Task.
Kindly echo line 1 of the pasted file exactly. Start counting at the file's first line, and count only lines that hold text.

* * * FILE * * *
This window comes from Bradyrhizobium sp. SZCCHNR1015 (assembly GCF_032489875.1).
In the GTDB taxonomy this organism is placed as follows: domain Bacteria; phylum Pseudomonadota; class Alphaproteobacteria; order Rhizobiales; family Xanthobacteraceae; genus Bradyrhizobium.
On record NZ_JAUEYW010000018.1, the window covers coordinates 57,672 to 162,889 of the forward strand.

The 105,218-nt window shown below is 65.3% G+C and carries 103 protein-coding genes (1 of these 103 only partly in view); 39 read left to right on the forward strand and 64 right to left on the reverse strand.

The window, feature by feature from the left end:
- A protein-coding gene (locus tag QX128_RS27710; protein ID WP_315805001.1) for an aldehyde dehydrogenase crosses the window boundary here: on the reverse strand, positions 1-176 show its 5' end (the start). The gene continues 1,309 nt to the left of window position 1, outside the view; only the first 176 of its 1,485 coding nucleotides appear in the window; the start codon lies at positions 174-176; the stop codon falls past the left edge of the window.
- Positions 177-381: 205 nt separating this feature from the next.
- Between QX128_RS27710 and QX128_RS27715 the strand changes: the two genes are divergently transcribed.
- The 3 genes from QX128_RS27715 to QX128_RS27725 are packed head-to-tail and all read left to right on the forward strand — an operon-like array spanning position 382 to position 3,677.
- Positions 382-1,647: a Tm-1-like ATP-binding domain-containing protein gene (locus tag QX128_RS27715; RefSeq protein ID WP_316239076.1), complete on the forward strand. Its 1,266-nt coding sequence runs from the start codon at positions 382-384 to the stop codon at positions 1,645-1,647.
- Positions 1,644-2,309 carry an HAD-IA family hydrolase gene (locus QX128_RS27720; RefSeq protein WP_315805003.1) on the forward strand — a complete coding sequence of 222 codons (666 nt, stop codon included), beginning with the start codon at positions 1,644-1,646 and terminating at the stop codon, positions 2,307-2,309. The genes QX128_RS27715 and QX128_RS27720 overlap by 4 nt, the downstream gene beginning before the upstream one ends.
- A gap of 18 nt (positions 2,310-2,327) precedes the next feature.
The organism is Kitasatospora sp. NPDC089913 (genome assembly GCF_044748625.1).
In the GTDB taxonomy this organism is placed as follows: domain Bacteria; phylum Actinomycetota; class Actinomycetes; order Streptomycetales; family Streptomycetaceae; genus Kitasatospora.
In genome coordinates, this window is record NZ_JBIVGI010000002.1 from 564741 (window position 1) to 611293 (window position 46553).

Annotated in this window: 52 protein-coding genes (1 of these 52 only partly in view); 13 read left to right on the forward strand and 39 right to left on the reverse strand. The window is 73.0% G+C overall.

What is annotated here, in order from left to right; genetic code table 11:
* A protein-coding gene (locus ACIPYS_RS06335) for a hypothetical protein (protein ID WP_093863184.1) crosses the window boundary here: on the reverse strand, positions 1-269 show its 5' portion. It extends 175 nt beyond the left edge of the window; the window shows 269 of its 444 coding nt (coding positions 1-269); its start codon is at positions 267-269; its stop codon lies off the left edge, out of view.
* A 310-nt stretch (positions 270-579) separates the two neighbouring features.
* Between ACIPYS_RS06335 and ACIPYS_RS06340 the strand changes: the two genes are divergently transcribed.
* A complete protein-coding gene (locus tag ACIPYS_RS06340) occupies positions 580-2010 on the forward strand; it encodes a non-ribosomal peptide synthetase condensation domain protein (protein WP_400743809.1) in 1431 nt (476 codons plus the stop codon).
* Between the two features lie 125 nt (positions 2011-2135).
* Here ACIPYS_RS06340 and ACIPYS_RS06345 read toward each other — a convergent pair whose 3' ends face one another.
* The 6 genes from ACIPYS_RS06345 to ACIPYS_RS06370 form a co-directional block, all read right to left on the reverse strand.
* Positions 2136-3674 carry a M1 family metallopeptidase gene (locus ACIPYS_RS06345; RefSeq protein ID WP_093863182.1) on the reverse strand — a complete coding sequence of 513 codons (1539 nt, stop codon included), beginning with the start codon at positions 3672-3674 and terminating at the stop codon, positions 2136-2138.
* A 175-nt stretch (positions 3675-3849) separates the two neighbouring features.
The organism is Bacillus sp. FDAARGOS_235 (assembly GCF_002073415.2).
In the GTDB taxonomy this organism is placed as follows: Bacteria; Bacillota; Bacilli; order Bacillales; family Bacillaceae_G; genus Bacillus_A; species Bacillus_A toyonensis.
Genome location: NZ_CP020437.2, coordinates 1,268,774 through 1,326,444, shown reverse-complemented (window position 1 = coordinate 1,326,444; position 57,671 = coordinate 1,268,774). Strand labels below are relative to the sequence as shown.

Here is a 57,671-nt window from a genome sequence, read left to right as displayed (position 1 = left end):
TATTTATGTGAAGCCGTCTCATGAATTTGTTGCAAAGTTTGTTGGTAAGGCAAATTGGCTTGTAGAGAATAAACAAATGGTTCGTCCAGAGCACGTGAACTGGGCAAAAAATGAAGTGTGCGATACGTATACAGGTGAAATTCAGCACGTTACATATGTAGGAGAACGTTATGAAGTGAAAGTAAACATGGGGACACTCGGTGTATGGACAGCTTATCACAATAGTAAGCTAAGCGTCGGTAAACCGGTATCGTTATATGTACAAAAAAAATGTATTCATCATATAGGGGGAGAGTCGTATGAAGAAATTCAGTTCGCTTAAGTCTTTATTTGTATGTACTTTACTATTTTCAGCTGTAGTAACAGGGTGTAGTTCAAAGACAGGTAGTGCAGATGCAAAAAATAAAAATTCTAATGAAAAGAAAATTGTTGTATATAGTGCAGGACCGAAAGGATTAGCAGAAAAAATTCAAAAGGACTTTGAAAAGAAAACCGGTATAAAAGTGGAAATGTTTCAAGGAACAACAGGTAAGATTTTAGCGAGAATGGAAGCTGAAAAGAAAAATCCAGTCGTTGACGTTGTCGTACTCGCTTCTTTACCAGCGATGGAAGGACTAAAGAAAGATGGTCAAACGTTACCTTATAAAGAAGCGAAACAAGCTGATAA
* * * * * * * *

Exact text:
This window comes from Bradyrhizobium sp. SZCCHNR1015 (assembly GCF_032489875.1).